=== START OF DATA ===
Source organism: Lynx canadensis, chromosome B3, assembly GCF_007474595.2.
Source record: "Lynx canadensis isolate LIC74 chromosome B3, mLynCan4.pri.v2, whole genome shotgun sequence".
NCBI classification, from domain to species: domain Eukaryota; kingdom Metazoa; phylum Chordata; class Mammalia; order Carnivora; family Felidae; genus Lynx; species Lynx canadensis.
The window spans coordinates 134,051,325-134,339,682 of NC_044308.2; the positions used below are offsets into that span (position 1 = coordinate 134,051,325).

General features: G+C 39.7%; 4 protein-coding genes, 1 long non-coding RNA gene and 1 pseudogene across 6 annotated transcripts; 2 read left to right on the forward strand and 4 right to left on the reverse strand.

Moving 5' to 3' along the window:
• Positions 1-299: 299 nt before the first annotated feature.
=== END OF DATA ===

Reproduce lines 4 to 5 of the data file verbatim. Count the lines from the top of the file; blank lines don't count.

The window spans coordinates 134,051,325-134,339,682 of NC_044308.2; the positions used below are offsets into that span (position 1 = coordinate 134,051,325).

General features: G+C 39.7%; 4 protein-coding genes, 1 long non-coding RNA gene and 1 pseudogene across 6 annotated transcripts; 2 read left to right on the forward strand and 4 right to left on the reverse strand.